Based on recent studies (e.g., Menéndez 1992), anthropologists would do well to take the "problem deflation" critique and women's analyses of drinking seriously. A recent National Health Survey of the prevalence of alcohol use and concerns it causes families, in 54,000 rural and urban households in Mexico, indicates high use of alcohol among young people under eighteen and "worrisome drinking habits" among one-fourth of men between 30 and 49 years of age (Solache-Alcaraz et al. 1990). Listening to Pedranas tell me about problem drinking and then later analyzing what they told me, I came to believe that drinking has probably always been more problematic in most societies, particularly during stressful times, than seems apparent from the ethnohistorical record. Staying only one year in a community and talking mostly to men, anthropologists are not able to get much past normative drinking, which in most societies isn't problematic for most of the population. To learn about deviations from norms it takes time, and talking with people of all ages and groups.
Recent studies focusing on women's drinking in Western societies indicate that women's and men's drinking differ and that women problem drinkers face greater risks and barriers to treatment than men who drink (NIAAA 1990). Findings include: (1) among women drinkers in the United States, those who drink the most equal or surpass men in the numbers of problems resulting from drinking (Wilsnack, Wilsnack, and Klassen 1984); (2) controlling for body weight and height and given equal quantities of ingested alcohol, a woman's blood alcohol level rises faster than a man's (Jones and Jones 1976); (3) the detrimental effects of alcohol on the liver are more severe for women than for men; and (4) women alcoholics have death rates 50% to 100% higher than those of men alcoholics (Van Den Berg 1991).
Feminist scholars studying alcohol stress the negative effects on diverse groups of men and women of the competitive and hierarchical conditions capitalism and patriarchy engender (e.g., ibid.). Some scholars indicate that powerful groups selectively define the uses and effects of alcohol to benefit their interests (Morgan 1987: 129; Kilbourne 1991). For example, men have applied the disinhibitory effects of alcohol negatively to women's alcohol use, stating that when women drink compulsively they either neglect their nurturing roles or "act out" sexually. While the former attitude defines women's societal roles on a narrowly domestic basis, the latter masks the fact that women's public drunkenness is likely to put them at risk for rape (Gomberg 1982: 21).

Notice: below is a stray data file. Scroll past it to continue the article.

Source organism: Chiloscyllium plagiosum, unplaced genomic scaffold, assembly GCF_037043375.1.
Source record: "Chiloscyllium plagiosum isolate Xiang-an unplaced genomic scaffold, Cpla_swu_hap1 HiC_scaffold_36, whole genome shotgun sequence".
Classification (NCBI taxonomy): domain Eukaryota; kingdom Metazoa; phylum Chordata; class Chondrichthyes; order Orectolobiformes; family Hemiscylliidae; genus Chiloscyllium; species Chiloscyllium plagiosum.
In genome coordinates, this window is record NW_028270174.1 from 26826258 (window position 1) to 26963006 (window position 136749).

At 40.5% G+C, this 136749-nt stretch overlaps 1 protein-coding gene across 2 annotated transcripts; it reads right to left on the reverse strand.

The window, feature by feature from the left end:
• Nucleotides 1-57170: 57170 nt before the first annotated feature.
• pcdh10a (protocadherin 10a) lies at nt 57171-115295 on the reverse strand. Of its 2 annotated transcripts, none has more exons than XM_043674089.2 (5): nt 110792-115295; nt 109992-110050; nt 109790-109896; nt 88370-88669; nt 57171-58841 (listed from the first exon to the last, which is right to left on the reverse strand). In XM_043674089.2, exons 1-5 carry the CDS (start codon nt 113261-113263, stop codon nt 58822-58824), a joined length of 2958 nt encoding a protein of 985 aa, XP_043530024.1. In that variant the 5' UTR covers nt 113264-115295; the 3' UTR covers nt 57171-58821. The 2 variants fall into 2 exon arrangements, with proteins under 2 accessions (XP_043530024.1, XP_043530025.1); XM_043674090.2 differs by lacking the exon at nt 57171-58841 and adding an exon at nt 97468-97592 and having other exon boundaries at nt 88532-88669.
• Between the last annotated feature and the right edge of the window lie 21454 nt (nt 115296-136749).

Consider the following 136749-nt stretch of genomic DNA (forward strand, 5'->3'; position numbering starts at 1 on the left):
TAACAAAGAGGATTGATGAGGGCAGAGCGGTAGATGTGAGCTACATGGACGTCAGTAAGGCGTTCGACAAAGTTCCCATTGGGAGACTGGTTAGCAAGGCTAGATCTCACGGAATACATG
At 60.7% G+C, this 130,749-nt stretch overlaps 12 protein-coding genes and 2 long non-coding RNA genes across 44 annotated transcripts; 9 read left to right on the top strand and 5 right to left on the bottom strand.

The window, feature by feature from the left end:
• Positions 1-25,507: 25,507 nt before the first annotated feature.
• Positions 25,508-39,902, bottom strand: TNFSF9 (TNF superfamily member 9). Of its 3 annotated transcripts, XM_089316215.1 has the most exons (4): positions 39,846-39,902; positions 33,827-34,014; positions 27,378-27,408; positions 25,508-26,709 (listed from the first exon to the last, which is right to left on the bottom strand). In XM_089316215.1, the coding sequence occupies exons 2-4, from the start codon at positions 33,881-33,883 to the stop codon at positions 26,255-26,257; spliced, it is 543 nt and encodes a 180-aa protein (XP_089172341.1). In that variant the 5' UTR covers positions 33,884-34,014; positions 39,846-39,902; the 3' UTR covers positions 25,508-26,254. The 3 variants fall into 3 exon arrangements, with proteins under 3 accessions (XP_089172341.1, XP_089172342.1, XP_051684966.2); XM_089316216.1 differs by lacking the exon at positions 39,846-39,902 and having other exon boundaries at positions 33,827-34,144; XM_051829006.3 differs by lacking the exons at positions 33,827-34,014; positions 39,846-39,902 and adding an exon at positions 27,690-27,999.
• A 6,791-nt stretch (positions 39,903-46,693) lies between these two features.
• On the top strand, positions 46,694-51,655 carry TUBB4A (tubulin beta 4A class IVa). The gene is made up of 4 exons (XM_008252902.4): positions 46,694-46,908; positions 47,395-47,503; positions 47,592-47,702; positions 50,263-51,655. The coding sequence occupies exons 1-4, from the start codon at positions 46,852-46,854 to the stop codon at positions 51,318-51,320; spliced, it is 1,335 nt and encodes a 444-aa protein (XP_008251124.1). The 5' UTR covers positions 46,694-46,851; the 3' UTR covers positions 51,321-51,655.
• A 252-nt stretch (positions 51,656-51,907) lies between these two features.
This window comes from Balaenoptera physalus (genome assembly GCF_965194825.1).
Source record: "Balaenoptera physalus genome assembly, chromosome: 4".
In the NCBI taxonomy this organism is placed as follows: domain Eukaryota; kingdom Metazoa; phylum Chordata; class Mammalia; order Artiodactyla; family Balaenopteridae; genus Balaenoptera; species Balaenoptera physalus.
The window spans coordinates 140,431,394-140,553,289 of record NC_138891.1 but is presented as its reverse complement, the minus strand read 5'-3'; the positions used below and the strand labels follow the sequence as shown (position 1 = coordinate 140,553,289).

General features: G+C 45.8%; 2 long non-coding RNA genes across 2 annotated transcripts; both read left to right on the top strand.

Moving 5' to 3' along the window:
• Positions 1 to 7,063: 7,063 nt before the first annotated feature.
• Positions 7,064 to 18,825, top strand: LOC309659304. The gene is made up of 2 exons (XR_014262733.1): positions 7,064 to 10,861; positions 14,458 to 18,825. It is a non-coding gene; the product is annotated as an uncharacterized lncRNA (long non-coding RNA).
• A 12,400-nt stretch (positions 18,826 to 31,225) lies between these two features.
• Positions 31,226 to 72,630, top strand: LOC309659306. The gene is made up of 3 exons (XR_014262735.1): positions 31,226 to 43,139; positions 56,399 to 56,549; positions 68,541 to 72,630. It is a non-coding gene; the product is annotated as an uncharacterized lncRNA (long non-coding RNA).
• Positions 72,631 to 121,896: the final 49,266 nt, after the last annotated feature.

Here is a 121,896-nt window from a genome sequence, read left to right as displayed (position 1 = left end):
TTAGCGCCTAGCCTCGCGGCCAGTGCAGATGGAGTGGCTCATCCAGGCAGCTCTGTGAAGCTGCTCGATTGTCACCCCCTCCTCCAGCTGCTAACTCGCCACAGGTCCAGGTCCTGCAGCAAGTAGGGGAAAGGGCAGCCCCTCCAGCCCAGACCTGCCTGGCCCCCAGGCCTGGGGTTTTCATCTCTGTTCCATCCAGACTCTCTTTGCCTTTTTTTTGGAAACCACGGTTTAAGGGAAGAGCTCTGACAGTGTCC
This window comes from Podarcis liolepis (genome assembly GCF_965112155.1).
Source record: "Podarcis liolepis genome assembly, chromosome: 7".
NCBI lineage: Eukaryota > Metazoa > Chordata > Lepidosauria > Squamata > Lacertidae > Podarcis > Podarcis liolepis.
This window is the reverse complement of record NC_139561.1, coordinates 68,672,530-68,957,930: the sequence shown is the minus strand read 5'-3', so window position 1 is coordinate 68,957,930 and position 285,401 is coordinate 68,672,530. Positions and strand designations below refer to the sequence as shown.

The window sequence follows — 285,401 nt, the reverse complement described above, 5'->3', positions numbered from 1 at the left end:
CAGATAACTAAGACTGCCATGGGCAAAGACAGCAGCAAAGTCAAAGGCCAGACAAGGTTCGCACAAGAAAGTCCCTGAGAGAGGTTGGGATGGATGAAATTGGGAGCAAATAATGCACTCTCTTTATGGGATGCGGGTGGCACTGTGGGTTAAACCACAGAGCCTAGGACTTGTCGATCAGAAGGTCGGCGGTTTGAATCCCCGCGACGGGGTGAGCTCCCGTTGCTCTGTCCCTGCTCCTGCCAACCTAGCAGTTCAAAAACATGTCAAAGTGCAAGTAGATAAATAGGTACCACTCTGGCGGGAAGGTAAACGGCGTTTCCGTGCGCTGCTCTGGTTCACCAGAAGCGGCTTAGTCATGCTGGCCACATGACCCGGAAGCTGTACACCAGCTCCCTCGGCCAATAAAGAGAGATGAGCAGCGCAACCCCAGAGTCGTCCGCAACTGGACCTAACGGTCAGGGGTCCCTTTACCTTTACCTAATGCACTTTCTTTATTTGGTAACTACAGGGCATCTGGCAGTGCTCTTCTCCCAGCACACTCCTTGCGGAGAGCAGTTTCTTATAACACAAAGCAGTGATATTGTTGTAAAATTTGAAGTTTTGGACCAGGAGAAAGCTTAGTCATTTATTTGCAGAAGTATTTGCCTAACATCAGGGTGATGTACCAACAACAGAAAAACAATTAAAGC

Feminists working with problem drinkers in the United States criticize a tendency to overmedicalize and individualize problems, to develop treatment based on gender stereotypes, and to slight societal and historical processes contributing to alcohol use (e.g., Marsh, Colten, and Tucker 1982). While they note a broadening dialogue on these issues, they argue that the prevailing disease model of "family dysfunction" obscures unequal power relations within families and attributes a range of emotional and social problems to a family disease treatable through a path of prescriptive behaviors (Haaken 1993). Even when the various twelve-step programs, such as Alcoholics Anonymous, affirm women's outrage over their legacy as caregivers and assert women's right to self-determination, they fail to account for the range of women's experiences within families, and the extra-familial networks of support women create when poverty, sexism, and racism undermine their capacities to provide for themselves and their children (ibid.: 341). Mutual or self-help programs tend to perpetuate the status quo by taking the middle class family as the primary social unit and by applying the disease label to women's real conflicts and the strategies they have devised to deal with these conflicts (ibid.).